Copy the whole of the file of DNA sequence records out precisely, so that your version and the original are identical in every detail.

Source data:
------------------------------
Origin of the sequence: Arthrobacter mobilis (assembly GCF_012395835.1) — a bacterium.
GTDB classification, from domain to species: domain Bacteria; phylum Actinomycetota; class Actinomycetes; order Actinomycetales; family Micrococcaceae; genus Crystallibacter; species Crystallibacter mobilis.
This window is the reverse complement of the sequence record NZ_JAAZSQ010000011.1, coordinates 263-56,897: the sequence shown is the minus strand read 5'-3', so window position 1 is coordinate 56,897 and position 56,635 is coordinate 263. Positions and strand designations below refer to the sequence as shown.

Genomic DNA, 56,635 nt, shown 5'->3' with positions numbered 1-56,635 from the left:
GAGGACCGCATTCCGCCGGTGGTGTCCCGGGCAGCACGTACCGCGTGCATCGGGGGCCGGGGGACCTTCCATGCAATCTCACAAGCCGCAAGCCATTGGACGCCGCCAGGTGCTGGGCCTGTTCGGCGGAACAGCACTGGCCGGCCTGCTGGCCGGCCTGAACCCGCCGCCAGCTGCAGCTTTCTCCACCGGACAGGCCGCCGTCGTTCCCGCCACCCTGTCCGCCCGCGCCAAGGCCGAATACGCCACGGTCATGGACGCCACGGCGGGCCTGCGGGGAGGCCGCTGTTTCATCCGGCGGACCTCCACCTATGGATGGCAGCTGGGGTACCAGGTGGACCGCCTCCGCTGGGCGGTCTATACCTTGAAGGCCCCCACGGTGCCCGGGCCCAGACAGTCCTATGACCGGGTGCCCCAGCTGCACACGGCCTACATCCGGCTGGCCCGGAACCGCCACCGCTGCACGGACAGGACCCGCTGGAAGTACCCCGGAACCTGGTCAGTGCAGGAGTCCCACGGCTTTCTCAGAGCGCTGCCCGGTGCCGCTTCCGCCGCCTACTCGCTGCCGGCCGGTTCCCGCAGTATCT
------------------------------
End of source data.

Origin of the sequence: Arthrobacter mobilis (assembly GCF_012395835.1) — a bacterium.
GTDB classification, from domain to species: domain Bacteria; phylum Actinomycetota; class Actinomycetes; order Actinomycetales; family Micrococcaceae; genus Crystallibacter; species Crystallibacter mobilis.
This window is the reverse complement of the sequence record NZ_JAAZSQ010000011.1, coordinates 263-56,897: the sequence shown is the minus strand read 5'-3', so window position 1 is coordinate 56,897 and position 56,635 is coordinate 263. Positions and strand designations below refer to the sequence as shown.

Genomic DNA, 56,635 nt, shown 5'->3' with positions numbered 1-56,635 from the left:
GAGGACCGCATTCCGCCGGTGGTGTCCCGGGCAGCACGTACCGCGTGCATCGGGGGCCGGGGGACCTTCCATGCAATCTCACAAGCCGCAAGCCATTGGACGCCGCCAGGTGCTGGGCCTGTTCGGCGGAACAGCACTGGCCGGCCTGCTGGCCGGCCTGAACCCGCCGCCAGCTGCAGCTTTCTCCACCGGACAGGCCGCCGTCGTTCCCGCCACCCTGTCCGCCCGCGCCAAGGCCGAATACGCCACGGTCATGGACGCCACGGCGGGCCTGCGGGGAGGCCGCTGTTTCATCCGGCGGACCTCCACCTATGGATGGCAGCTGGGGTACCAGGTGGACCGCCTCCGCTGGGCGGTCTATACCTTGAAGGCCCCCACGGTGCCCGGGCCCAGACAGTCCTATGACCGGGTGCCCCAGCTGCACACGGCCTACATCCGGCTGGCCCGGAACCGCCACCGCTGCACGGACAGGACCCGCTGGAAGTACCCCGGAACCTGGTCAGTGCAGGAGTCCCACGGCTTTCTCAGAGCGCTGCCCGGTGCCGCTTCCGCCGCCTACTCGCTGCCGGCCGGTTCCCGCAGTATCT